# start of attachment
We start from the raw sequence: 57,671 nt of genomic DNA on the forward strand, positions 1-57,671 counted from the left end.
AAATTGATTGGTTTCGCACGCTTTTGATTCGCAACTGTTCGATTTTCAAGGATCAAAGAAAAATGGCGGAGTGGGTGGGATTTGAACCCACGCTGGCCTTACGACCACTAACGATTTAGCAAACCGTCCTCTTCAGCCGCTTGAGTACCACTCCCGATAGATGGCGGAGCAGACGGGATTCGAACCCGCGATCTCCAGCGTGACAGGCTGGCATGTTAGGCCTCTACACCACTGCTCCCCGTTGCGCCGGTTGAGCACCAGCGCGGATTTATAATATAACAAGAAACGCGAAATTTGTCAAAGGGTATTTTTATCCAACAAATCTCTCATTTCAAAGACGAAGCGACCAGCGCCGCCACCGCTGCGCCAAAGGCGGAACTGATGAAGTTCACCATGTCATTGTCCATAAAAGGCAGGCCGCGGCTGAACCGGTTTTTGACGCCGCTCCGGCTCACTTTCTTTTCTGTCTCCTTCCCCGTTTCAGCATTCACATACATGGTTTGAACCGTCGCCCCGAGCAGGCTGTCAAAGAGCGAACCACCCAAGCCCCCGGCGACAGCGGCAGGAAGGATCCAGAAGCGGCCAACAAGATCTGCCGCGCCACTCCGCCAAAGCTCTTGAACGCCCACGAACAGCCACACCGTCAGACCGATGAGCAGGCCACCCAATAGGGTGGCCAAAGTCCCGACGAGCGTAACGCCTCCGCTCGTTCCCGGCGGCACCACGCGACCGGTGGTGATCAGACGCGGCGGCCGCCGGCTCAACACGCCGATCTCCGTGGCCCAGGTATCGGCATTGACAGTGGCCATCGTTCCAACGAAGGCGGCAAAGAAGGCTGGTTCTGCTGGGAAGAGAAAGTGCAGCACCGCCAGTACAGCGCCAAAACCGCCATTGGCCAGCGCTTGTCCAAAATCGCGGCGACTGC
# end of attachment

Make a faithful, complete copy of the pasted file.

We start from the raw sequence: 57,671 nt of genomic DNA on the forward strand, positions 1-57,671 counted from the left end.
AAATTGATTGGTTTCGCACGCTTTTGATTCGCAACTGTTCGATTTTCAAGGATCAAAGAAAAATGGCGGAGTGGGTGGGATTTGAACCCACGCTGGCCTTACGACCACTAACGATTTAGCAAACCGTCCTCTTCAGCCGCTTGAGTACCACTCCCGATAGATGGCGGAGCAGACGGGATTCGAACCCGCGATCTCCAGCGTGACAGGCTGGCATGTTAGGCCTCTACACCACTGCTCCCCGTTGCGCCGGTTGAGCACCAGCGCGGATTTATAATATAACAAGAAACGCGAAATTTGTCAAAGGGTATTTTTATCCAACAAATCTCTCATTTCAAAGACGAAGCGACCAGCGCCGCCACCGCTGCGCCAAAGGCGGAACTGATGAAGTTCACCATGTCATTGTCCATAAAAGGCAGGCCGCGGCTGAACCGGTTTTTGACGCCGCTCCGGCTCACTTTCTTTTCTGTCTCCTTCCCCGTTTCAGCATTCACATACATGGTTTGAACCGTCGCCCCGAGCAGGCTGTCAAAGAGCGAACCACCCAAGCCCCCGGCGACAGCGGCAGGAAGGATCCAGAAGCGGCCAACAAGATCTGCCGCGCCACTCCGCCAAAGCTCTTGAACGCCCACGAACAGCCACACCGTCAGACCGATGAGCAGGCCACCCAATAGGGTGGCCAAAGTCCCGACGAGCGTAACGCCTCCGCTCGTTCCCGGCGGCACCACGCGACCGGTGGTGATCAGACGCGGCGGCCGCCGGCTCAACACGCCGATCTCCGTGGCCCAGGTATCGGCATTGACAGTGGCCATCGTTCCAACGAAGGCGGCAAAGAAGGCTGGTTCTGCTGGGAAGAGAAAGTGCAGCACCGCCAGTACAGCGCCAAAACCGCCATTGGCCAGCGCTTGTCCAAAATCGCGGCGACTGC